Taking Stock / Six years for Israel's Enron
The whole sordid affair really is worthy of the sobriquet, "Israel's Enron." Okay, the figures aren't really comparable. The collapse of the La Nationale insurance company thundered throughout the land - but this is a tiny land, and the figures were commensurately modest. You can't fairly compare the numbers with Enron's. But the two scandals did have points in common.
Both had been top-ranking companies with high market profiles that were respected by investors from small to big; both cooked their books to a crisp in order to create the fiction of massive profit; and the sheer complexity of their financial statements enabled their managements to fool analysts and investors for years on end.
One morning, the public discovers, to its astonishment, that the company, which had appeared to be flourishing, was actually bankrupt.
When Enron fell, it took down tens of thousands of workers with it. In La Nationale's case, the extent of the damage to the economy is much smaller. But remember that La Nationale is an insurance company, and monster fraud in the case of an insurance company is especially injurious to the public's confidence in a sector that is built entirely on the public's confidence.
After all, what is an insurance company? It is a financial institution the customer pays each month (the premium) in exchange for a piece of paper (the policy), in the hope that 30 or 40 years down the line, he will get his money back.
There is another small difference between the two cases. Jeff Skilling, the CEO of Enron, was sentenced to 24 years in jail last week, less than five years after Enron imploded. It took Israel's law enforcers 12 years from the collapse of La Nationale to finally convict its CEO, Dr. Moshe Pereg, and to hand down his sentence.
Pereg was sentenced to six years, which is a very harsh sentence by Israeli standards when it comes to white-collar crimes. Here, we tend to crack down on car thieves and shoplifters, but white-collar criminals are treated with leniency.
But Israel's forgiving standards become irrelevant in the global capital market. Israel has to at least look at the line drawn by the American courts, which preside in the country with the biggest capital markets of them all.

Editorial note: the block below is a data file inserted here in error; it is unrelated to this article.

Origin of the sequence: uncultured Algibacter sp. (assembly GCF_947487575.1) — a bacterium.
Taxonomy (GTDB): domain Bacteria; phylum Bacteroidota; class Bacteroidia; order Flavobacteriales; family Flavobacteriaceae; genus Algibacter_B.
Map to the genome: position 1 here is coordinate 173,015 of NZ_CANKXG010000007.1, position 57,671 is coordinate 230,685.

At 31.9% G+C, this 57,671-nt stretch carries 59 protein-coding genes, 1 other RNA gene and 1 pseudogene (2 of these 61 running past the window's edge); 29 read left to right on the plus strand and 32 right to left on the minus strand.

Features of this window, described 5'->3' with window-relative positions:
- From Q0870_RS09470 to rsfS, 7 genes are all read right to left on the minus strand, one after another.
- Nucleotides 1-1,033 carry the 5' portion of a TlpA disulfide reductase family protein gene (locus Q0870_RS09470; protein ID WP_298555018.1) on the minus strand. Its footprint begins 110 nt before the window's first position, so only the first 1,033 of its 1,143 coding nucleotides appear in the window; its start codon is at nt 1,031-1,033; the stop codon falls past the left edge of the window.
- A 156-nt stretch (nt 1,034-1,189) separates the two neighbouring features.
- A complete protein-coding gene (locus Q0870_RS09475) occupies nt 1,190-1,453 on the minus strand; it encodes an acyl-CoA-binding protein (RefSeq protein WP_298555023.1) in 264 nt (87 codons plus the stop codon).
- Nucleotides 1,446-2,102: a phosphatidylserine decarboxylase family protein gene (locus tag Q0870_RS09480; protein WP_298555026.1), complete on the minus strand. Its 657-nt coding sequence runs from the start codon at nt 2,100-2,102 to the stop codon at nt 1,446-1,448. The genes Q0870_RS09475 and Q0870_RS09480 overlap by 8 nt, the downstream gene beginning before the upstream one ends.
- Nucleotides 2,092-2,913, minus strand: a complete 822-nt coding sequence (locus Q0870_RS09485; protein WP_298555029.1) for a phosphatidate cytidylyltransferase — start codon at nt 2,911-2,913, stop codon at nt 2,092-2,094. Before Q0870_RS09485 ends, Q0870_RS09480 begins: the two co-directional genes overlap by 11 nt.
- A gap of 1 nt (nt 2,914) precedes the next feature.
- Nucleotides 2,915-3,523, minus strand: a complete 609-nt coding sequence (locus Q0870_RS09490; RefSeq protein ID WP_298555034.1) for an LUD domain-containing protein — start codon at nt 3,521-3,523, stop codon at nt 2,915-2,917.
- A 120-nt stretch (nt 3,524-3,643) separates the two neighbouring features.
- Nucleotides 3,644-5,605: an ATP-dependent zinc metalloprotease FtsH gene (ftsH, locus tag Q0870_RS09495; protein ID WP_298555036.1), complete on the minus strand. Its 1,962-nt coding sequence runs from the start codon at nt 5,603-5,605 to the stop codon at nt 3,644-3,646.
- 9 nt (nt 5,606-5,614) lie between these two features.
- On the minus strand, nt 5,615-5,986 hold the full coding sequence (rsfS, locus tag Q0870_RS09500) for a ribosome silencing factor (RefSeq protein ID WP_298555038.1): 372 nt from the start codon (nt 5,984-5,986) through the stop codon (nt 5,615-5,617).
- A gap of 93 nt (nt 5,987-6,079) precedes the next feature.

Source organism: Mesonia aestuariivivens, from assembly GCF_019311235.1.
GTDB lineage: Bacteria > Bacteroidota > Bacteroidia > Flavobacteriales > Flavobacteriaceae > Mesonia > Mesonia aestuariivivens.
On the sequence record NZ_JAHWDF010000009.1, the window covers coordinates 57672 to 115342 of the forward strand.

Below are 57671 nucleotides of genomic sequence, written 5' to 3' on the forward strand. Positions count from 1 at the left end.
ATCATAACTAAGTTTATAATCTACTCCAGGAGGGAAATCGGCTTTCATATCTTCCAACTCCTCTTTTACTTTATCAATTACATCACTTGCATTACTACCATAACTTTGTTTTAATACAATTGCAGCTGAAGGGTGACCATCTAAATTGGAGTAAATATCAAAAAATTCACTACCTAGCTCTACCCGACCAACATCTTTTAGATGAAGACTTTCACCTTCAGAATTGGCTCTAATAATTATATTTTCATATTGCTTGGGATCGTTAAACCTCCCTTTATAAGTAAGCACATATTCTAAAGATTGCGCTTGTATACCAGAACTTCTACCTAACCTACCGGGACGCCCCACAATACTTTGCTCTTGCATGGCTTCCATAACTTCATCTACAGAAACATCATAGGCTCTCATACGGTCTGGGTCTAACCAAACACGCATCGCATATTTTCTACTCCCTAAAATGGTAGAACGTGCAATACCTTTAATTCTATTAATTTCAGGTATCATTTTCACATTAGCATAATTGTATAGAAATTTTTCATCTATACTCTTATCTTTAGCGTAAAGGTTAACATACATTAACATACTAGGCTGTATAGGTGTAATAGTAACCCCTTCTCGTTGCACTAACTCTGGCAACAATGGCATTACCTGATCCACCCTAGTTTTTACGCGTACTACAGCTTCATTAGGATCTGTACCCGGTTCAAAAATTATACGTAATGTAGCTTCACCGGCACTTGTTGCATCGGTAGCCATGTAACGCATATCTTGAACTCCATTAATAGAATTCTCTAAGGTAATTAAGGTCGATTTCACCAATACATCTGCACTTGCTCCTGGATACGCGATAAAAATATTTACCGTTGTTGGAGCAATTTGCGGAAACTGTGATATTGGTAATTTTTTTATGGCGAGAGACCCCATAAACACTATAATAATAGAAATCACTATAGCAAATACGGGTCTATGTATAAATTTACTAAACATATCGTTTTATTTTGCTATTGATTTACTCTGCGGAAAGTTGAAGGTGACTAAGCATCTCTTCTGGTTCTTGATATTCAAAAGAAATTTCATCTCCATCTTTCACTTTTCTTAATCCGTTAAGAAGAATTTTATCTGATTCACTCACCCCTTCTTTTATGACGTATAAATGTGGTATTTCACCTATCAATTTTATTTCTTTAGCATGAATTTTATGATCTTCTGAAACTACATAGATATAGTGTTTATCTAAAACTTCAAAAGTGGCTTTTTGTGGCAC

Bernie Ebbers, CEO of WorldCom, got 25 years; Andrew Fastow, the CFO at Enron, got 10 years; and John Rigas, founder and manager of Adelphia, was sentenced to 15 years' hard time.
The heavy punishment meted out to the Wall Street miscreants reflects the degree of the American public's anger against the con men who sprouted like toxic mushrooms in the boom, and caused millions of Americans to lose huge amounts of money.
It also reflects the fact that in the United States, an enormous proportion of the public's assets, both short-term and long-term investments, are invested in shares, bonds and other corporate securities.
In Israel, the public has yet to grasp the ever-growing role that the capital market plays in the economy. A growing proportion of the public's assets, almost NIS 1.8 trillion, now lies in the hands of corporate and investment managers.
The authorities' handling of La Nationale was too little and too late, and too shoddy. There was no attempt to examine the role of the controls that should have protected the public: The board of directors, the auditors, the commissioner of insurance at the treasury - where were they? What did they do, or not do?
Nor did the class action mechanism that should protect investors achieve anything. The court ruled NIS 73 million compensation for investors; but of that sum, NIS 13 million went to lawyers and the rest compensated shareholders for only a tiny part of their losses.
In the last 10 years, Israel's capital market has forged ahead. Trading volumes have shot up, the market has become more advanced and sophisticated, liquidity has increased, and the number and variety of financial instruments has mushroomed. The Bachar reform severed the asset management companies from the banks, creating a market structure that rewards excellence and punishes mediocrity.
Showing no mercy or flabbiness to capital market criminals is an important part of the market's development. The people who manage NIS 1.8 trillion of our money have to be shown that alongside the American-style salaries that are becoming the norm, so has appropriate punishment.
The court that sentenced the CEO of an insurance company that systematically defrauded investors, customers and reinsurers to six years took a step in the right direction. But it cannot be said to have rammed home the message.
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